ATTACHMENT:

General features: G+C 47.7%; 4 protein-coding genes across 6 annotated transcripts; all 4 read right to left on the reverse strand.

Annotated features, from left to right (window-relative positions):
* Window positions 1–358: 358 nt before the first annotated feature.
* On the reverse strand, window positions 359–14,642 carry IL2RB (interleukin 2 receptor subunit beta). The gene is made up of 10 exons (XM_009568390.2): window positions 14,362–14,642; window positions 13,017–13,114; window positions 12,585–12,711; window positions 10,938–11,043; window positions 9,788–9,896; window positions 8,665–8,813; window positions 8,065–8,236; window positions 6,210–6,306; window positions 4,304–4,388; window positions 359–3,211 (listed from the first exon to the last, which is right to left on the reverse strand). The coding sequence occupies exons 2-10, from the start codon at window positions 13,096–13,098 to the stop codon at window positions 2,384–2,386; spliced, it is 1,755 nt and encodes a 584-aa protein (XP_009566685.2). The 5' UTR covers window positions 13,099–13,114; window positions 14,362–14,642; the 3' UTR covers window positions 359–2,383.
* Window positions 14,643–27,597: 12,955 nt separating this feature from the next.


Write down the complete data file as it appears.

General features: G+C 47.7%; 4 protein-coding genes across 6 annotated transcripts; all 4 read right to left on the reverse strand.

Annotated features, from left to right (window-relative positions):
* Window positions 1–358: 358 nt before the first annotated feature.
* On the reverse strand, window positions 359–14,642 carry IL2RB (interleukin 2 receptor subunit beta). The gene is made up of 10 exons (XM_009568390.2): window positions 14,362–14,642; window positions 13,017–13,114; window positions 12,585–12,711; window positions 10,938–11,043; window positions 9,788–9,896; window positions 8,665–8,813; window positions 8,065–8,236; window positions 6,210–6,306; window positions 4,304–4,388; window positions 359–3,211 (listed from the first exon to the last, which is right to left on the reverse strand). The coding sequence occupies exons 2-10, from the start codon at window positions 13,096–13,098 to the stop codon at window positions 2,384–2,386; spliced, it is 1,755 nt and encodes a 584-aa protein (XP_009566685.2). The 5' UTR covers window positions 13,099–13,114; window positions 14,362–14,642; the 3' UTR covers window positions 359–2,383.
* Window positions 14,643–27,597: 12,955 nt separating this feature from the next.